Psychologically, I’m ready. Physically? Well, I’ll get there. I will be carrying 10 pounds less on my body, and perhaps nearly 10 pounds less weight in my pack than last time. Walking into Santiago in mid-October, a month before my 69th birthday, will be an early birthday present to myself. And the best advice I give myself as I go through the next journey in my mind is: Take your time. Take your time. Take your time.
I am looking forward to reading of your experiences during this Camino trek as I did the last. Is a book about these adventures is in the offing? Go gently. Andrea
Thanks, Andrea. Yes, a book is in my mind and on paper in scraps, and I do hope to shape it into a form that is book-like. Working on that too slowly at this point, but it will come.
I know what you mean. It is hard to explain this amazing experience to people who have not walked the Camino, but you are doing an excellent job. It is a spiritual high even if one is not religious. Sometime in the future you will have to walk the French part of the Camino from Le Puy to St Jean Pied de Port. It is incredibly beautiful with far fewer people.
Thanks for sharing, Brad
I’ll say it again, you are a true inspiration….
Good on you, Joannah!
Hope to see you in a couple of weeks, Judy! We’ll get to the cabin by the 4th, I think.
What an inspiration you are. You don’t need to know why. You only need to want to. You go, Girl. I’ll be following along again, living vicariously through you.
Thanks, Mary. I’ve been missing you, and you’ve been on my mind a lot lately. Maybe we can talk at some point soon.
Solitude, solitude. Comes in many manners and places. For me it was two separate but whole months in a small cabin outside Estes Park. Writing. And hiking. Every day. On my last day hike, an owl flew into a tree incredibly nearby and asked me “Who? Who?”
And I knew.
Joannah, I look forward to your second trip experiences. And to seeing you in August!
Love it, Pat. Yes, we’ll be at the reunion in August.
The best to you on your journey. Hated to miss your talks of the trail. I will keep trying to hear after the next trip.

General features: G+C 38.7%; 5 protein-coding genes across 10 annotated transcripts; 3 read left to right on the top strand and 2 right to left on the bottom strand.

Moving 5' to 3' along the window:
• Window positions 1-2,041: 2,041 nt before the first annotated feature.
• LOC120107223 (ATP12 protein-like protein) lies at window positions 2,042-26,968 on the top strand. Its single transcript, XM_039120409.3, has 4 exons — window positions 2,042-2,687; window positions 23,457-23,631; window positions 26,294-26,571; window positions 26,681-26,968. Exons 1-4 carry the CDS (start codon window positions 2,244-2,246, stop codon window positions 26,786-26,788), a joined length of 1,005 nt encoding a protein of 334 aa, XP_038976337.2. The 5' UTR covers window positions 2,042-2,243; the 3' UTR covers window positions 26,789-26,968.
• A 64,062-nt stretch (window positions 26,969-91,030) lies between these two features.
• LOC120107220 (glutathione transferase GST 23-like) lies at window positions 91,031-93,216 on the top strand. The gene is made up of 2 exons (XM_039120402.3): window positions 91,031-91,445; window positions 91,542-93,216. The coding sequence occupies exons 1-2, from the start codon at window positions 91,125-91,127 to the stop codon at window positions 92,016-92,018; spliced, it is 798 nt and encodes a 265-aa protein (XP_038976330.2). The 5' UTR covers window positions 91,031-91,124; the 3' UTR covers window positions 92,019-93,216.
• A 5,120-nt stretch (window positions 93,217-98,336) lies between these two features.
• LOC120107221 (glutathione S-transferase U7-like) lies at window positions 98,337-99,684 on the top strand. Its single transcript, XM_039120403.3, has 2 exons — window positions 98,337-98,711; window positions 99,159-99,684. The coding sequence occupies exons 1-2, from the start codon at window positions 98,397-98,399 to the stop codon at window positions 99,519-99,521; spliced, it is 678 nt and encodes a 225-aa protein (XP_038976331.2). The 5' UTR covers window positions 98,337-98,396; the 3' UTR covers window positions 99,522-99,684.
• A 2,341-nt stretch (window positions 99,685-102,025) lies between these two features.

I will be looking forward to your blogs on your second journey. When I did Ride the Rockies, though it was only a week, I didn’t understand people who were so glad when it was over, or even left early – it became what I did everyday – get on the bike and ride, with lots of time to think, and I was usually the last, or nearly last one in at the end of the day, so it was about 10 hours a day.
Your walk is really what convinced me about the worth of bucket lists! 😉
Geez! I’m glad you told me that . . . it would have been easier for me if we had just TALKED about bucket lists! But whatever works . . .
Joannah, thank you for sharing. Oh, the places you will see and the people you will meet….xx
May the Force be with you.
Sent from my iPhone
I love your writing, so open and authentic, and I applaud you for sharing. Just today I had to rid myself of the APOC FB site as I was reading far too many postings that were judgments, criticisms, bickering, and more. I have been a tad disillusioned for the past 24 hours over it all and then I read your writing and I am left with a peace in my heart, so thank you! I especially love the quote “you don’t train for the Camino, it trains you”. Isn’t that the simple truth of it all!
So sorry about your experience with the APOC FB site. I contribute responses to that site on occasion, though I see that they are a REALLY active group. And I’m very happy that what I’ve written counteracts your frustration with the APOC site. We must choose what makes our hearts richer, rather than what diminishes our joy. Stay connected to that truth!
Well crafted, nicely stated, almost vulnerable. jb
Our life is frittered away by detail. ~Thoreau
Thanks, John. Have a great time in GREECE!